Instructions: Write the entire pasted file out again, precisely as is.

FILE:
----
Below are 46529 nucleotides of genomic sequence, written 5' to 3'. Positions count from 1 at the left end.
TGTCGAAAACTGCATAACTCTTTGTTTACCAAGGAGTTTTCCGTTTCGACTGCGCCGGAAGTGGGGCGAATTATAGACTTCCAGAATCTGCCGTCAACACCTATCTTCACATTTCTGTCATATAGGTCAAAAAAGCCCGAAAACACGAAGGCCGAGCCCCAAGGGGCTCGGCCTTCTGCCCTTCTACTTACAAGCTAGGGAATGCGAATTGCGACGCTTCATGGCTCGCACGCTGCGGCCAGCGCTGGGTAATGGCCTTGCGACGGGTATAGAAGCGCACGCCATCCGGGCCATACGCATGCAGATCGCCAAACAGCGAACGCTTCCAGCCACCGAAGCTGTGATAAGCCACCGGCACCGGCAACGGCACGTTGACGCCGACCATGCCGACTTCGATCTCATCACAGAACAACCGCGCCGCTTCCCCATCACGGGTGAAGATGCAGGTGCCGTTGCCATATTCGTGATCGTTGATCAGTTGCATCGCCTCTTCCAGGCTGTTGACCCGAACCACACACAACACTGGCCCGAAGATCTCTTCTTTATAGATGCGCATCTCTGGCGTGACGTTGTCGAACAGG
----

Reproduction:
Below are 46529 nucleotides of genomic sequence, written 5' to 3'. Positions count from 1 at the left end.
TGTCGAAAACTGCATAACTCTTTGTTTACCAAGGAGTTTTCCGTTTCGACTGCGCCGGAAGTGGGGCGAATTATAGACTTCCAGAATCTGCCGTCAACACCTATCTTCACATTTCTGTCATATAGGTCAAAAAAGCCCGAAAACACGAAGGCCGAGCCCCAAGGGGCTCGGCCTTCTGCCCTTCTACTTACAAGCTAGGGAATGCGAATTGCGACGCTTCATGGCTCGCACGCTGCGGCCAGCGCTGGGTAATGGCCTTGCGACGGGTATAGAAGCGCACGCCATCCGGGCCATACGCATGCAGATCGCCAAACAGCGAACGCTTCCAGCCACCGAAGCTGTGATAAGCCACCGGCACCGGCAACGGCACGTTGACGCCGACCATGCCGACTTCGATCTCATCACAGAACAACCGCGCCGCTTCCCCATCACGGGTGAAGATGCAGGTGCCGTTGCCATATTCGTGATCGTTGATCAGTTGCATCGCCTCTTCCAGGCTGTTGACCCGAACCACACACAACACTGGCCCGAAGATCTCTTCTTTATAGATGCGCATCTCTGGCGTGACGTTGTCGAACAGG